Cancer survivors often have poor diets
Researchers analysed the diets of about 1,500 cancer survivors and 3,000 people without any history of tumours, ranking them based on how well they followed U.S. dietary recommendations.
Neither group ate very well, but the cancer survivors generally had less nutritious habits than the other people in the study, researchers report in the journal Cancer.
Read: Cancer and diet
The findings are troubling because nutrition plays an important role in preventing diseases, and poor eating habits can exacerbate many chronic health conditions common among cancer survivors, lead study author Dr Fang Fang Zhang, a nutrition researcher at Tufts University in Boston, said by email.
Quality of life
"It is remarkable that cancer survivors are still burdened by suboptimal dietary intake," Zhang said. "Not getting enough fiber and having too many empty calories are established risk factors for many chronic health conditions."
As advancements in screening and treatment have helped make cancer less fatal, doctors and scientists have increasingly turned their attention to quality of life for survivors, Zhang and colleagues note.
Cancer survivors can face increased risks of serious complications and premature death from chronic health problems like cardiovascular disease and diabetes, previous research has found.
Data for the current study came from adults who participated in U.S. dietary surveys between 1999 and 2010 and reported how often they consumed recommended amounts of foods like fruits, vegetables, greens and beans, whole grains, dairy, seafood and plant proteins and fatty acids.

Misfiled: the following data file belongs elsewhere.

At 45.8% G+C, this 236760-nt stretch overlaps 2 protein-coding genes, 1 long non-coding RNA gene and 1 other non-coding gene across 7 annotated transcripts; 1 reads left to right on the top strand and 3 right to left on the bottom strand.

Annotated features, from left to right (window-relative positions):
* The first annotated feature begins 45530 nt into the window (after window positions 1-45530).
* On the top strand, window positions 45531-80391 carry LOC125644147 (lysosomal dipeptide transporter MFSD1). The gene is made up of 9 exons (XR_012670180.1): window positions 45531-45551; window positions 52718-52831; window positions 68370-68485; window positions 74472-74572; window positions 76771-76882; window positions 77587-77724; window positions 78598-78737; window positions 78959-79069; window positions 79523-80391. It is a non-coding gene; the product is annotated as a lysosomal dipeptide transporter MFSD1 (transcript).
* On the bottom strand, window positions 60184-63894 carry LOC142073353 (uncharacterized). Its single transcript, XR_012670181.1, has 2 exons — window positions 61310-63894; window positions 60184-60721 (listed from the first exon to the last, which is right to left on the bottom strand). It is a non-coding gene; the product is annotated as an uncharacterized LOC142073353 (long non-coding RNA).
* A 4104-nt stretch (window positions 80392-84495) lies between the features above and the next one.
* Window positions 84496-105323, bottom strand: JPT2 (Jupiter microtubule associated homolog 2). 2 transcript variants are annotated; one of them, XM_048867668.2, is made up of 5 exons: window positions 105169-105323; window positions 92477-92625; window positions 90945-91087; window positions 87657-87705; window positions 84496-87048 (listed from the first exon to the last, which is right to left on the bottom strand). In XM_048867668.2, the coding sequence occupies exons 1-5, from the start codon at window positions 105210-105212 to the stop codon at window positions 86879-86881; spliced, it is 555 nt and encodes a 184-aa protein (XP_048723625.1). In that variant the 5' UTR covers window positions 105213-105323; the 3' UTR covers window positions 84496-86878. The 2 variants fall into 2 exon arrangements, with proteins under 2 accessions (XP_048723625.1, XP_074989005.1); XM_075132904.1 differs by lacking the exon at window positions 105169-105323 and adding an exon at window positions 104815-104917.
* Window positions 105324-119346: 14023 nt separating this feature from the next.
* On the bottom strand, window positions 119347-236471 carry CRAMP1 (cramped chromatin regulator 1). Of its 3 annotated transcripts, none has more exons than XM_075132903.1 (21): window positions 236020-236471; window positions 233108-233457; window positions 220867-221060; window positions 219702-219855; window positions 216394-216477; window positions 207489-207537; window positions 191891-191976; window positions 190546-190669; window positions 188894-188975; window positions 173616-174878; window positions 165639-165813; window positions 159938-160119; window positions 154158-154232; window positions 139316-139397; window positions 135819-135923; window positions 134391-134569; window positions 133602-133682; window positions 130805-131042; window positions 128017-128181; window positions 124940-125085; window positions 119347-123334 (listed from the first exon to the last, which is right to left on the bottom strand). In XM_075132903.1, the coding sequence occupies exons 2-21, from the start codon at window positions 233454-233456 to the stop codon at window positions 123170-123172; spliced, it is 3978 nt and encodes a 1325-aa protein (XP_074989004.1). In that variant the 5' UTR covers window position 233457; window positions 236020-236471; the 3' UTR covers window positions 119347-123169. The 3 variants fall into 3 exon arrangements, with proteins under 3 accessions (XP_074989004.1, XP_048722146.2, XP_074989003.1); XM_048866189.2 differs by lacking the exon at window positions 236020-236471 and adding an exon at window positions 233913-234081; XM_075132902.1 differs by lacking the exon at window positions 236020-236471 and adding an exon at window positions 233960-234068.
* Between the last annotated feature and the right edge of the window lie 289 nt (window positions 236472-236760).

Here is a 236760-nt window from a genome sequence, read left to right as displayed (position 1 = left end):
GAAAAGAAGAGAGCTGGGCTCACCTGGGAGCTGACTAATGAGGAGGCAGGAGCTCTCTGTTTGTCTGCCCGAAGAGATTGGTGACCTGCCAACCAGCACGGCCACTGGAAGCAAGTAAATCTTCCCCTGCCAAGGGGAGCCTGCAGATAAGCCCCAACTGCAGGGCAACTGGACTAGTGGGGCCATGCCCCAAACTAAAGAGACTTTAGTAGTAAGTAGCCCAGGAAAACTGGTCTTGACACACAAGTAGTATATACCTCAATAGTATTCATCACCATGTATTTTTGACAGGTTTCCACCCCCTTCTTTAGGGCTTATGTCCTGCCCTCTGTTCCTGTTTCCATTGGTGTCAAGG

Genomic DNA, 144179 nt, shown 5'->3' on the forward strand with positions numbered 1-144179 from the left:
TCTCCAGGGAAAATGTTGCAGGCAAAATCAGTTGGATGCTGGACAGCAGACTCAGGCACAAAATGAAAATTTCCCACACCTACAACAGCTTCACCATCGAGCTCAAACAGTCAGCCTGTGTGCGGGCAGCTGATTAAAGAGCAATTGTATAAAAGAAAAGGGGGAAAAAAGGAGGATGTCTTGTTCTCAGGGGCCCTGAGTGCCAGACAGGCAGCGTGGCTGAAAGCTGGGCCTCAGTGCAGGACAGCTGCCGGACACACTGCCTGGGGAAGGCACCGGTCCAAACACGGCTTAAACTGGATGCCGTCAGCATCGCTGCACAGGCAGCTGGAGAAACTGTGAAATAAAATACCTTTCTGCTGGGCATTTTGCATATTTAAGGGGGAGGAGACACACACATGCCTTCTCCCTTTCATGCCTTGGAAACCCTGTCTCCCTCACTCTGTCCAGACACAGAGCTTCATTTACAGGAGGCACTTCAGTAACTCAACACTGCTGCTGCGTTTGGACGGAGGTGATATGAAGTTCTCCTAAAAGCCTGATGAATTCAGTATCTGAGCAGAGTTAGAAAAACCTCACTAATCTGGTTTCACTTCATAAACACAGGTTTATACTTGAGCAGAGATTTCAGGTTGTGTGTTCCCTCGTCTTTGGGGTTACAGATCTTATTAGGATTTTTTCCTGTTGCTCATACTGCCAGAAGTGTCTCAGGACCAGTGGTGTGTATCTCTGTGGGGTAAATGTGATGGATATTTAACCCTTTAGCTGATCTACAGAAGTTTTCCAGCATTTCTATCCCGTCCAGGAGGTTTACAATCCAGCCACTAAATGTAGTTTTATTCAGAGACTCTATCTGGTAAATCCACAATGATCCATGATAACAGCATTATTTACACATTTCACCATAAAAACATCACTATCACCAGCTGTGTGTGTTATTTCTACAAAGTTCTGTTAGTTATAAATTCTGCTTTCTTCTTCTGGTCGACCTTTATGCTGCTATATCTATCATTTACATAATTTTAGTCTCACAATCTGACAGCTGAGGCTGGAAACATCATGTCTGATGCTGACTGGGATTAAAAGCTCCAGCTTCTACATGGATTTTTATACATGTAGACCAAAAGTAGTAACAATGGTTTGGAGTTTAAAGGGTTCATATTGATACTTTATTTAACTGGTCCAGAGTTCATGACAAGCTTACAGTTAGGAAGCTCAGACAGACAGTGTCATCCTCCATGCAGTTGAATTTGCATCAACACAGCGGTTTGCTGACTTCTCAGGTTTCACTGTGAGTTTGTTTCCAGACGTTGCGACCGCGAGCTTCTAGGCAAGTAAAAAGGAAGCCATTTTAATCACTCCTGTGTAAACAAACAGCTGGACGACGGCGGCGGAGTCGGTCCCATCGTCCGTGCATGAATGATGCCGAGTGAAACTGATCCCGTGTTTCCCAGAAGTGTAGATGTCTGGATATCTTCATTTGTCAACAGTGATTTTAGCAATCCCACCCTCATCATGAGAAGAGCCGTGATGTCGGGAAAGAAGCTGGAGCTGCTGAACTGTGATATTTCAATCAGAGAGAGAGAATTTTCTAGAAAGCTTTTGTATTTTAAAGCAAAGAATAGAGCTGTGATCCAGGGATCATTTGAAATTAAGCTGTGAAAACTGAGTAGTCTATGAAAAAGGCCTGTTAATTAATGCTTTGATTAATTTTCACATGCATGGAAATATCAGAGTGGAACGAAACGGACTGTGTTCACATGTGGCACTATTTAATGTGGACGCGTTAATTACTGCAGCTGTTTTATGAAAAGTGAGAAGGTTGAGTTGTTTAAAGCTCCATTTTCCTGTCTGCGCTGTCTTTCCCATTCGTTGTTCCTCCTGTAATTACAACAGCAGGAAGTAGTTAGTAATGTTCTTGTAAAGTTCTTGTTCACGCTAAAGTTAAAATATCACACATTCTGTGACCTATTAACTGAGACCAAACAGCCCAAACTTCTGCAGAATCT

Researchers also examined how much people ate refined grains, salt and empty calories.
Then, they ranked the diets, awarding a perfect score of 100 to diets that included all recommended servings of recommended foods without adding non-nutritious items to the mix.
Cancer survivors scored a 47.2 on average, while the other people did slightly better with a typical score of 48.3.
The people who survived cancer tended to get more points deducted for empty calories, solid fats, sugary foods, and alcohol than others in the study. Cancer survivors also ate fewer vegetables.
Unfortunately, the researchers admit, they didn't know the timing of the cancer diagnoses or the treatments patients received. It's also impossible to tell from the study whether cancer survivors' diets were different before their diagnosis.
For at least some cancer survivors, dietary habits can be shaped by the lingering effects of their treatment or the tumours they endured, noted Samantha Heller, a nutritionist at New York University Langone Medical Centre who wasn't involved in the study.
Survivors may be dealing with altered taste, decreased appetite and fatigue which can all contribute to a lack of ability or interest needed to prepare and eat healthy meals, Heller said by email.
Some cancer survivors also suffer from weight loss and are encouraged to eat whatever high calorie and high protein foods they want, she noted.
"While there is no way to know the lifestyle of all cancer patients, it is a safe bet to say that at this point the evidence points to a diet of primarily whole grains, legumes, vegetables, fruits, nuts and seeds, consuming little or no alcohol, regular exercise and not smoking tobacco as ways to help reduce cancer risk," Heller said